Dividing Assets Fairly in a Divorce

North Carolina couples who are getting a divorce can avoid some common financial mistakes. One of those may be keeping the home in exchange for a more liquid asset of equal value. In looking at the value, people may fail to account for the cost of maintaining the home. Accounting for this means the house might actually be worth less than the retirement account or other liquid asset for which it was exchanged. Furthermore, many people may struggle after a divorce to maintain the family home on a single income.

Another common mistake can be keeping a 401(k) while the other spouse takes an asset of equal value such as a checking account. A withdrawal from the 401(k) will incur a tax while taking money out of the checking account will not. However, if the couple decides instead to divide the 401(k), they will need a qualified domestic relations order. This allows a withdrawal to be made from the 401(k) without a penalty. However, the withdrawal must then be rolled into an individual retirement account within a specified time period.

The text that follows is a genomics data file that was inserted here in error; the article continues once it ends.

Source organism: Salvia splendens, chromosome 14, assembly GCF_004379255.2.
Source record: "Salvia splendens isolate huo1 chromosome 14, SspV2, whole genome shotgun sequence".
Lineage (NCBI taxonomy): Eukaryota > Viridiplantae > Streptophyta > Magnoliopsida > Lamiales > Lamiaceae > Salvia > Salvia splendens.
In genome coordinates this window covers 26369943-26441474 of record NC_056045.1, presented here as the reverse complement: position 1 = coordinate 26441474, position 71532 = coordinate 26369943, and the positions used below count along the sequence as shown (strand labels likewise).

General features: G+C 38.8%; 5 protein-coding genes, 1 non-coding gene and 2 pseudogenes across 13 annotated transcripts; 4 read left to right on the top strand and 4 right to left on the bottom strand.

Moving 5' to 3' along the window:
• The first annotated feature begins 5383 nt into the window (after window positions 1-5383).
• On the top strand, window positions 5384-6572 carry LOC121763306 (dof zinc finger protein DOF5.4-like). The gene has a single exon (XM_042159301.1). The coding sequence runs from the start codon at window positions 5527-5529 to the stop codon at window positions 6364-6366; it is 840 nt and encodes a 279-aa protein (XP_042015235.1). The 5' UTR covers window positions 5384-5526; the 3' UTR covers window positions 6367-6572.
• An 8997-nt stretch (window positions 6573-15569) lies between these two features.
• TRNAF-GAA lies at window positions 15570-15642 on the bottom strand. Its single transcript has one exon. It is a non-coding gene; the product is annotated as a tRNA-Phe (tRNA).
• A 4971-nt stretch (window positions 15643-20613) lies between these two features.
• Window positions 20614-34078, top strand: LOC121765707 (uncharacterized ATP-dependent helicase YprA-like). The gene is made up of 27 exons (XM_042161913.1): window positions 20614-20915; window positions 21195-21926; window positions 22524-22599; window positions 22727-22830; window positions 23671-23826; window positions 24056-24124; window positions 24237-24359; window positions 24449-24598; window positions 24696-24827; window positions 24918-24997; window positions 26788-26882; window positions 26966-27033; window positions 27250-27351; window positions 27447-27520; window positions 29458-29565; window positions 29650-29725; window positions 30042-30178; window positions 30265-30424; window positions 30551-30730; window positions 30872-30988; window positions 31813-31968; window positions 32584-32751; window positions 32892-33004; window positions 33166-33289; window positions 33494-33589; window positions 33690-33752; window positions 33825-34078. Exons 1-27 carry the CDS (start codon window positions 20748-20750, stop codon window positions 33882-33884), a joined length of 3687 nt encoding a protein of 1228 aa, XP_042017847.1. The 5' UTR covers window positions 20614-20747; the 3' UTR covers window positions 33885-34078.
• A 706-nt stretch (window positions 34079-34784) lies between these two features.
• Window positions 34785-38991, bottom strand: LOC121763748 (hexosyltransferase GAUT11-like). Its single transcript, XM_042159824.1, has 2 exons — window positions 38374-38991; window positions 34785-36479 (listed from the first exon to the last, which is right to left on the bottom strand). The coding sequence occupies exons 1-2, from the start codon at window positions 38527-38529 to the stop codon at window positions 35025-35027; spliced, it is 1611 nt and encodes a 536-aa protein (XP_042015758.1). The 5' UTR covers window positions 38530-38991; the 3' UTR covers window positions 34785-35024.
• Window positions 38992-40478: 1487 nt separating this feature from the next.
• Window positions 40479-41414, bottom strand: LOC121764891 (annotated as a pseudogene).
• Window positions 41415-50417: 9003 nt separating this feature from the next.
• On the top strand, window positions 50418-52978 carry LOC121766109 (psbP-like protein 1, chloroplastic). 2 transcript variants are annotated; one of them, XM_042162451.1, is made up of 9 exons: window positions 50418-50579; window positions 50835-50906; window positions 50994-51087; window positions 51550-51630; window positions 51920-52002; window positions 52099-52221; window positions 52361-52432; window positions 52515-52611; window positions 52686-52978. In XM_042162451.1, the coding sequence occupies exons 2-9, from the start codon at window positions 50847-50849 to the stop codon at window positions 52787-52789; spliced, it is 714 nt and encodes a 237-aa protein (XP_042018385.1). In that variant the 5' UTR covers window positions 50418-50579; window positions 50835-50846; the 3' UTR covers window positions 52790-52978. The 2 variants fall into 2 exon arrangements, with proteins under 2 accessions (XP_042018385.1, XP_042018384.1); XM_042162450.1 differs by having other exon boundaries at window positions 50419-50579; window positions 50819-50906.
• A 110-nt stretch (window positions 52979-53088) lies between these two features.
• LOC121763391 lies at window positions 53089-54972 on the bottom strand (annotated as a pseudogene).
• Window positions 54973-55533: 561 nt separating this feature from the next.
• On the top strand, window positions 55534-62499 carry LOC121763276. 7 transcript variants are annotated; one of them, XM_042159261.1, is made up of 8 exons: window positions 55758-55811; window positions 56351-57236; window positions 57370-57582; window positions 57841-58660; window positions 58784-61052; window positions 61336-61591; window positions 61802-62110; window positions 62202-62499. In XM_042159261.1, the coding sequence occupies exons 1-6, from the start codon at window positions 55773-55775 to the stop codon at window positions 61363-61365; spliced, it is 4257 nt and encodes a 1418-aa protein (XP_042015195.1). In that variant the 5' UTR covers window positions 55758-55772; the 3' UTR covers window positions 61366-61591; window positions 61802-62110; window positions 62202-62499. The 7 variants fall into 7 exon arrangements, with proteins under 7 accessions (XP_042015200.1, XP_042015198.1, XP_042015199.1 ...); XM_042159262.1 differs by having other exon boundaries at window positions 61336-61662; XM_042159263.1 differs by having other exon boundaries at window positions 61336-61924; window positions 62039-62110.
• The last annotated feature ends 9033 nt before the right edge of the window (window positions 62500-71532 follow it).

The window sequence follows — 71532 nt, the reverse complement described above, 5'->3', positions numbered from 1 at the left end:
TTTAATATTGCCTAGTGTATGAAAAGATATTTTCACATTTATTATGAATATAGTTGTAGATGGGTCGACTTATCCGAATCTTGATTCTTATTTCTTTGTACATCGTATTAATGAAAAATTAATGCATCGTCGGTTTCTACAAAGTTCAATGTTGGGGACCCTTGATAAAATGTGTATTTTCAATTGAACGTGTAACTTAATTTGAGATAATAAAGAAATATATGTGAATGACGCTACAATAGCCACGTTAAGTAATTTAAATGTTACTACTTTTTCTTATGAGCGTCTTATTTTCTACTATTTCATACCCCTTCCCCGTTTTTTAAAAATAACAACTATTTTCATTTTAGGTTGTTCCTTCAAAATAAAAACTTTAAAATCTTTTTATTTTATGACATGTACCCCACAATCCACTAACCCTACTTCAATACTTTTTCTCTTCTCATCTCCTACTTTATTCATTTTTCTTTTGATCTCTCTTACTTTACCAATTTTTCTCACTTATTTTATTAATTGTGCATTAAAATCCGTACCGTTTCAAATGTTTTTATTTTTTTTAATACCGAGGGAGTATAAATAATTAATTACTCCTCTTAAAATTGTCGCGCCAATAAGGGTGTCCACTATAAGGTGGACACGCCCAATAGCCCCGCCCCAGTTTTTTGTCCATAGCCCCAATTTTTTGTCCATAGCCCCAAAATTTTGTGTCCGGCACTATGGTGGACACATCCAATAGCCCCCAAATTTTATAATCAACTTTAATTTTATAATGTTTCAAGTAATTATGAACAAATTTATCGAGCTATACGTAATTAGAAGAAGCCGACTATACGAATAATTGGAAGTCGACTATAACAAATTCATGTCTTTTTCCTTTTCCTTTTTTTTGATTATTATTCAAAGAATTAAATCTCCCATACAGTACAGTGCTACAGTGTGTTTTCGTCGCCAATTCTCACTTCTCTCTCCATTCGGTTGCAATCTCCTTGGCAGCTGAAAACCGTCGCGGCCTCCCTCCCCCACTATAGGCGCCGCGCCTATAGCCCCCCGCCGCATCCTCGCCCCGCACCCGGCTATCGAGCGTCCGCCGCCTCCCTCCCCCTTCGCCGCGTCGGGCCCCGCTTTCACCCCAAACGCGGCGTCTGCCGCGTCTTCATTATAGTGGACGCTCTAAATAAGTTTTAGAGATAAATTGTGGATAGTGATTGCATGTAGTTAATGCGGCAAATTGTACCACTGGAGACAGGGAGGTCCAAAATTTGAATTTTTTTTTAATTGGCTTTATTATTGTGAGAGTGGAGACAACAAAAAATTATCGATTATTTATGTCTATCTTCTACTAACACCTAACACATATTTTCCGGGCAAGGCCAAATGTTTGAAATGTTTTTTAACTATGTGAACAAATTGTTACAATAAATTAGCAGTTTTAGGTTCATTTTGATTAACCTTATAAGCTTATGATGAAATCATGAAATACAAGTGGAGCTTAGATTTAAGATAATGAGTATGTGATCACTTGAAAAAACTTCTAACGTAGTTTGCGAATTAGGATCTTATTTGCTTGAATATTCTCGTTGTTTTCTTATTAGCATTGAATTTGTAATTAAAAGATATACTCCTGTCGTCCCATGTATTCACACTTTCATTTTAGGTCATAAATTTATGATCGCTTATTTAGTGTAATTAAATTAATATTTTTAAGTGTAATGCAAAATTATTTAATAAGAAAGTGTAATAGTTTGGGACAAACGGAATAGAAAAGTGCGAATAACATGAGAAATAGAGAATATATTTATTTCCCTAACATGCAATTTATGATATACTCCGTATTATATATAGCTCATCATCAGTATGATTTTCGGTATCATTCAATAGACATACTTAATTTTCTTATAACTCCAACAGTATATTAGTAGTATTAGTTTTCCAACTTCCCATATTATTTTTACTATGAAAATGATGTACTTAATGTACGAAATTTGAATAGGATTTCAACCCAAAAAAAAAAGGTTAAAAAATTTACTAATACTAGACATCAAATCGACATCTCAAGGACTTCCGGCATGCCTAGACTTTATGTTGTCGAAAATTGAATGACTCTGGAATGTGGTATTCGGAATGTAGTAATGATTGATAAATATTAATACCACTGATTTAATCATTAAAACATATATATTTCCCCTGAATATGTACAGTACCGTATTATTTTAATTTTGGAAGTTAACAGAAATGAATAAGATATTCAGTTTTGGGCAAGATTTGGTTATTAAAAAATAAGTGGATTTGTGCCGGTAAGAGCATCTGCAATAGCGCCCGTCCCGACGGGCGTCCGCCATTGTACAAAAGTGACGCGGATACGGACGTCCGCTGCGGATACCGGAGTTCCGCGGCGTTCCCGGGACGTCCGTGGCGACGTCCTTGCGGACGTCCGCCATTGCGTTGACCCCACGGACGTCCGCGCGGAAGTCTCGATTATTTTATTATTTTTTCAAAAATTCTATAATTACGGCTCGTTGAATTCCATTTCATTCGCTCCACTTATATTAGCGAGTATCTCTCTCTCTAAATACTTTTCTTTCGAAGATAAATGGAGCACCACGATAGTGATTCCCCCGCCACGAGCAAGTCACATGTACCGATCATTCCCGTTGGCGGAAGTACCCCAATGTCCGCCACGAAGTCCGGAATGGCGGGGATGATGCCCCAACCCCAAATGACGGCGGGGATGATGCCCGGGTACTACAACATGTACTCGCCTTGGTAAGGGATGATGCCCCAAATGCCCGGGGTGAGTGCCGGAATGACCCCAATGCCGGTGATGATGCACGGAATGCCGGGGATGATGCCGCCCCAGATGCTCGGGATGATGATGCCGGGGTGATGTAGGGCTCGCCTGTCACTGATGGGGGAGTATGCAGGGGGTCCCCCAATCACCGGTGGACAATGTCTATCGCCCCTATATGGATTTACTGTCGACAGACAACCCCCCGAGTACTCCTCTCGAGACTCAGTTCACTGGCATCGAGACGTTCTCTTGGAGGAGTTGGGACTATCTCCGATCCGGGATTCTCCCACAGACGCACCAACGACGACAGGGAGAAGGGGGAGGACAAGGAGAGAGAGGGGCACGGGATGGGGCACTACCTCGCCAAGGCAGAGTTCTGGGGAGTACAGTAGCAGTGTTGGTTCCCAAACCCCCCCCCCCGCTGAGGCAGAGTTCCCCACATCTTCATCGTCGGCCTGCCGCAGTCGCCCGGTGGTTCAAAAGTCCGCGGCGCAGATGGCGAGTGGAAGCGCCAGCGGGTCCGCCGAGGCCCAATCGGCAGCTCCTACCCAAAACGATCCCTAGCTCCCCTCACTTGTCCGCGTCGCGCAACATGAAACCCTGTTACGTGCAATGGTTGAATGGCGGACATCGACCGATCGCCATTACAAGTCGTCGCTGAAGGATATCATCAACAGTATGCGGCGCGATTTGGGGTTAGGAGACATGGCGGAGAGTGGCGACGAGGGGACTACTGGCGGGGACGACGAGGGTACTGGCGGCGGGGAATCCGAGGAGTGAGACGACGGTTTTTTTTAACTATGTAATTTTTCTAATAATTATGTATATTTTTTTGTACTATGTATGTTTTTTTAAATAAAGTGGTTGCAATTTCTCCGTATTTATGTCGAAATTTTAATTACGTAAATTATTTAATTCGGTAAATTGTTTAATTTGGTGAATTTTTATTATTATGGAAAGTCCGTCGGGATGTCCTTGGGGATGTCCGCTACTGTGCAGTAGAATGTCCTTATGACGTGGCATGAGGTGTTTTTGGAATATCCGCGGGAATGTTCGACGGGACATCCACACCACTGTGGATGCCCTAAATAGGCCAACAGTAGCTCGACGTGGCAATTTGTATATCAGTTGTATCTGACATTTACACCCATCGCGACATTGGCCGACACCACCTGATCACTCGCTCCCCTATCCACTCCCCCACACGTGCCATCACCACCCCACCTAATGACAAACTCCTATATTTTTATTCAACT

One other common error is for the recipient of spousal or child support to not take out a life insurance policy on the payer. This insurance can protect the income in case of the payer’s death.

When couples negotiate property division, they may make some decisions that are not entirely financially based. For example, one parent might decide to keep the home despite the financial strain it might create because it helps provide more stability for the children. This can be a sound reason, but the parent should make sure that property is divided in a way that it does not mean losing out on other assets. People may want to discuss their goals for the divorce settlement with their attorneys before negotiations begin.

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